Our sneakers get us through the milder seasons with no problems. But when winter rolls in, they go back into the closet and we bust out the boot collection. Sure, heavier footwear is preferred for cleaning the gutters or shoveling the sidewalk. But when loaded with the right features and technology, sneakers can stand up to winter weather too. Here are five models that will keep your feet warm and dry in the coldest months.
Nike Lunar Force 1 Flyknit
As part of an annual tradition, Nike releases a line of “sneakerboots” every fall. This year, design director Dylan Raasch wanted to do something unexpected, so his team took the lightweight breathable upper from Nike’s Flyknit line and made it water-repellent. By incorporating a new thermoplastic rubber into the yarn, the summery Flyknit material can now take on the winter elements, shedding rain and surviving the odd puddle. A new durable, water-repellent finish helps seal the gaps in a Flyknit construction while letting the material maintain breathability and a comfortable stretch.
The four sneakers in Nike’s new collection all have a more rugged aesthetic. Along with the Air Presto Mid Utility, Lupinek Flyknit, and Roshe Two Hi Flyknit, the iconic Air Force 1 basketball sneaker has been refashioned into the Lunar Force 1 Flyknit Workboot ($200). Leather overlays and a gusseted tongue help protect from moisture, and a beefed-up rubber outsole offers durability and traction. An inner sleeve features zones of soft wool to bring warmth.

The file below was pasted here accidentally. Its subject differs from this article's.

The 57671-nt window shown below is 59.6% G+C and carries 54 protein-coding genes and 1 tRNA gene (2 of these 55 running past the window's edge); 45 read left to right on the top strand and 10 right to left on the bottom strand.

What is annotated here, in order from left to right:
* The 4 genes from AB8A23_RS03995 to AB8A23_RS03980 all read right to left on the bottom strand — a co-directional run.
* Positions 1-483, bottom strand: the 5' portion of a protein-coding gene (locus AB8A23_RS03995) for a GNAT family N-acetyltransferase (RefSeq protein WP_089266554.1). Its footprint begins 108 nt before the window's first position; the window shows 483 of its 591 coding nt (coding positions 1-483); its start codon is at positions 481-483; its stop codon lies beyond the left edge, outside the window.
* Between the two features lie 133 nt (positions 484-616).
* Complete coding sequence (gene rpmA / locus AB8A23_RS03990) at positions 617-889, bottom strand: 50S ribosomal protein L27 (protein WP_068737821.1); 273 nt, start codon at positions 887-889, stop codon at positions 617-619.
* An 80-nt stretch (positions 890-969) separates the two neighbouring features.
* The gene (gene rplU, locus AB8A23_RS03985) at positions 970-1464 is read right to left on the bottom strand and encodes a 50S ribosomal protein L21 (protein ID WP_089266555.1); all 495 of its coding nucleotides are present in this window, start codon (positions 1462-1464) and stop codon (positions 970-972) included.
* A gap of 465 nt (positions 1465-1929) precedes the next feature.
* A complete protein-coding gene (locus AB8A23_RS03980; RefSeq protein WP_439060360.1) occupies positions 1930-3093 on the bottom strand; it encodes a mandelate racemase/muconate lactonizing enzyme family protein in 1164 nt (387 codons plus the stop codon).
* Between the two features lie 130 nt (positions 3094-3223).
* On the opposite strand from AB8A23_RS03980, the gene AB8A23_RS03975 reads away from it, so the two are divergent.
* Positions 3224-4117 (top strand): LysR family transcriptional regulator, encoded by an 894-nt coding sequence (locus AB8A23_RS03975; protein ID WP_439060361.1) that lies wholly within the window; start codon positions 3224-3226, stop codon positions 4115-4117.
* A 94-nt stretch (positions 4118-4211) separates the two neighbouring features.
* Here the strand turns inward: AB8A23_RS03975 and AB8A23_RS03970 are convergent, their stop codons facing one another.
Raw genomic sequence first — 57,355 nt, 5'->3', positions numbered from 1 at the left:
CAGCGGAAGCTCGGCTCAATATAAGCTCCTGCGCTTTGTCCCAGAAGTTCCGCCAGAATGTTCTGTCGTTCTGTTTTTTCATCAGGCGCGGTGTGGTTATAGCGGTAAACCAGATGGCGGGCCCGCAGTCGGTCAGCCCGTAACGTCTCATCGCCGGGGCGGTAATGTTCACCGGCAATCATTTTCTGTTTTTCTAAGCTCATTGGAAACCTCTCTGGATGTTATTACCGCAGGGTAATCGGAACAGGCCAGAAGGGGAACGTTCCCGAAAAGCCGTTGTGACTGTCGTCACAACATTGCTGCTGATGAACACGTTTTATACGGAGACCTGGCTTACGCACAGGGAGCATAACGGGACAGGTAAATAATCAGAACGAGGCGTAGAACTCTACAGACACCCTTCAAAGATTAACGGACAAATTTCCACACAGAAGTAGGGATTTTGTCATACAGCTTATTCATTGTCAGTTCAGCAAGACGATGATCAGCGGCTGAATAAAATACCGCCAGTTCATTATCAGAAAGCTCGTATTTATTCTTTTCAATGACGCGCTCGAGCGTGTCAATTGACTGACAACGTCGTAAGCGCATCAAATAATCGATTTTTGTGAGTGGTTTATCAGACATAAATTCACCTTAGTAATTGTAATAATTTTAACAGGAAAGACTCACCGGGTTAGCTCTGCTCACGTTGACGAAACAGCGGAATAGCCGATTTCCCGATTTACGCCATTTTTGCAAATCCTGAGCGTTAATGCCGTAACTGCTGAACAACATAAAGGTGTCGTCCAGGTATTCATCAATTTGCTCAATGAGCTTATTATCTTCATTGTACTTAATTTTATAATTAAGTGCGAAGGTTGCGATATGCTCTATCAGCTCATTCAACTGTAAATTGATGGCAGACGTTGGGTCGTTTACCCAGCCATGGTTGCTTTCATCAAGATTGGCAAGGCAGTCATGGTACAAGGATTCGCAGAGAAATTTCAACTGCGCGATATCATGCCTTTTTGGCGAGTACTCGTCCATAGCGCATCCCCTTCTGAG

How it performs: The Lunar Force 1 Flyknit lives up to its water-repellent name without bringing full waterproofing. Typical rain gets pushed aside, but a sudden deluge of powerful water can get through. The elevated rugged outsole performs well in wet conditions and the added wool really ups the winter comfort.
Vans Sk8-Hi Mountain Edition
Whether or not you want to take your skateboard through the slick rain-soaked streets, Vans has footwear options that extend beyond sunny days. In its Mountain Edition collection, Vans has upgraded some classic designs with weather-resistant tech.
The most prominent choice in the MTE line is the Sk8-Hi MTE ($85). It comes with either a leather or suede upper, both Scotchguard-treated to keep the water out. A gusseted tongue eliminates openings in the sneaker’s upper for further protection. Inside, Vans uses warm linings, such as fleece, and additional padding. A thermal heat-retention layer (vacuum-coated aluminum strobel board) between the sockliner and outsole to retain up to nine degrees of heat within the shoe. The MTE outsole borrows from the snow boot history of the company. The lug design provides rugged grip and traction akin to a work boot or snow boot by pushing snow or slush out the side of the outsole instead of letting it pile up inside the traction pattern.
How it performs: The Sk8-Hi MTE has the look of a premium Vans sneaker, but it performed admirably in winter weather. The leather upper easily shunned rain—even sudden dumps of it. It’s still leather, so don’t be shocked with a little build-up. The fleece lining provides warmth, and the outsole offers solid traction without a blemishing the skateboard-ready aesthetic by making it look too much like a boot.
Adidas EQT Winter Wool
Pesky precipitation isn’t the only wintry weather our feet must endure. It gets plenty cold too. Adidas’s solution is to wrap the foot in wool. Stylish wool, at that.